Bullied but not beaten: Mui Thomas uses rare skin condition to inspire


Mui Thomas stands on the harborfront in Sai Kung, the Hong Kong town where she grew up. Thomas has a rare genetic condition that leaves her skin raw and open to infection. Abandoned at birth, Tina and Rog Thomas adopted Mui. She’s now 22, a rugby referee and an inspirational speaker.

This is an archived article and the information in the article may be outdated. Please look at the time stamp on the story to see when it was last updated.

HONG KONG– When she was growing up, Mui Thomas, wanted to be a fashion model — not an unusual aspiration for a young girl.

But Mui suffers from a rare genetic condition that leaves the skin on her face and body red raw and open to infection.

“I really don’t think I knew that I didn’t look like everybody else,” she says.

She was born with Harlequin ichthyosis, which means her skin is extremely thick, dry and flaky — resembling fish scales. She can’t sweat but she can shed tears.

On the day we speak, her appearance raises few eyebrows at her local Starbucks in Sai Kung — she’s a familiar and well-known presence in the waterfront Hong Kong town where she grew up.

Mui’s struggle to come to terms with her condition and other people’s reactions to it has, at times, left her on the brink of suicide.

But, now 22, she refuses to let it get in the way of her life — she has a full-time job, plays sport and is embarking on a career as public speaker — educating and inspiring others about the challenges of looking “visibly different.”

Long to live?

After she was abandoned at birth, long-time Hong Kong expats Tina and Rog Thomas began fostering Mui, when she was just one and a half years old. They were told she didn’t have long to live.

“We wanted to give her a family life in the time she had,” says Tina.

However, Mui began to thrive in a loving family environment and Tina and Rog formally adopted Mui when she was three years old.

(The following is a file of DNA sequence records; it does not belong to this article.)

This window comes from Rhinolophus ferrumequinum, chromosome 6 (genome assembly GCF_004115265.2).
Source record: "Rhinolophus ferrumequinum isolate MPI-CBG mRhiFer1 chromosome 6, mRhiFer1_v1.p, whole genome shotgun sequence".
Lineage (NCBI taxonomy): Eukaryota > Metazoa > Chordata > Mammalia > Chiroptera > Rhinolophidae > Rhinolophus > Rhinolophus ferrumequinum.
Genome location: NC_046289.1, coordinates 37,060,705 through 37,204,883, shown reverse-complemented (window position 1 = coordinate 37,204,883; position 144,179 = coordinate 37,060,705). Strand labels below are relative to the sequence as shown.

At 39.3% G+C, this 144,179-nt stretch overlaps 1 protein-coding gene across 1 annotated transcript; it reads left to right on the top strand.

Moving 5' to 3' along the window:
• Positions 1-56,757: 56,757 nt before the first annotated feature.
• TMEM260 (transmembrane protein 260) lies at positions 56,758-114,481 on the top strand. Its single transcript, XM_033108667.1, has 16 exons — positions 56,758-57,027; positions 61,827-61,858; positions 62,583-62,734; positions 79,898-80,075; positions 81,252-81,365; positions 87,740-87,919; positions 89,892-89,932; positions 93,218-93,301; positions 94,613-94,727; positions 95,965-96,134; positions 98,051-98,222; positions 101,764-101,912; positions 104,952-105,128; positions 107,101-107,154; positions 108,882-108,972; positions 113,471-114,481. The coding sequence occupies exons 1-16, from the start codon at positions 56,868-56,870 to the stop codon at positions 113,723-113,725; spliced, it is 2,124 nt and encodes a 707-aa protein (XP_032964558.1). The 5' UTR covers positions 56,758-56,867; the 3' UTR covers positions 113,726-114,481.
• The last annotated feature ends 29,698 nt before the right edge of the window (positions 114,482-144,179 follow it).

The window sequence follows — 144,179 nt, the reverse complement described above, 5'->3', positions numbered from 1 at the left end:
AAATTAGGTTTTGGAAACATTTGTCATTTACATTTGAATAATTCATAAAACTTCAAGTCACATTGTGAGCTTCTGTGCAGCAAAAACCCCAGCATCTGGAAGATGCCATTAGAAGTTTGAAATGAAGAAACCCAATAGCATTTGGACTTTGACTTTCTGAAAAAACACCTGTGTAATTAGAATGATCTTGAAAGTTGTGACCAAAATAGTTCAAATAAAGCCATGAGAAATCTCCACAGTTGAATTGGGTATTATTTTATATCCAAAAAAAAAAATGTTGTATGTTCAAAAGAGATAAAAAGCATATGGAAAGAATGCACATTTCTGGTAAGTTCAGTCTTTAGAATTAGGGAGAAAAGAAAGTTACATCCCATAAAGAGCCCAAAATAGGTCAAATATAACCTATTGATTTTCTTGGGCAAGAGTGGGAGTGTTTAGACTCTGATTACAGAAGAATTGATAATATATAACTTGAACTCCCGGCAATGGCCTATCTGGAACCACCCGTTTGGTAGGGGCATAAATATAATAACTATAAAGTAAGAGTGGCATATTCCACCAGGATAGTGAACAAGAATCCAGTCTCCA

Together they gradually learned how to manage her skin condition.

Each day she bathes twice, ideally for two hours each time, and everywhere she goes she carries a backpack with three or four tubs of cream that she must apply throughout the day to stop her skin from drying out.

She’s thought to be the fourth oldest person alive with harlequin ichthyosis. The oldest is 31.

‘You shouldn’t have been born’

But while Mui’s unusual appearance made little difference during her early years, that changed when she started secondary school.

The school she attended required that she be accompanied by a educational assistant, which put up a barrier between her and the other children and made it difficult for her to make friends.

Things got worse when she became a victim of cyberbullying. She began to deny her appearance, stopped bathing, taking her medication and applying the cream. At times, she considered jumping from the balcony of her home.

“They’d say things like ‘You shouldn’t have been born’ — and very personal things that only people who knew me would know,” she says.

“It made me very wary of everybody. Even when people tried to be nice, I didn’t repay it. I didn’t trust them.”

The worst episode lasted for 10 months and only stopped after police became involved and found the bully — someone whom Mui thought was her friend.

Mui left school with no qualifications.

She says the school didn’t push her to study and made too many allowances for her skin disorder.

“I still wish I had got a very hard kick up the backside from the teachers when I wasn’t doing work,” says Mui.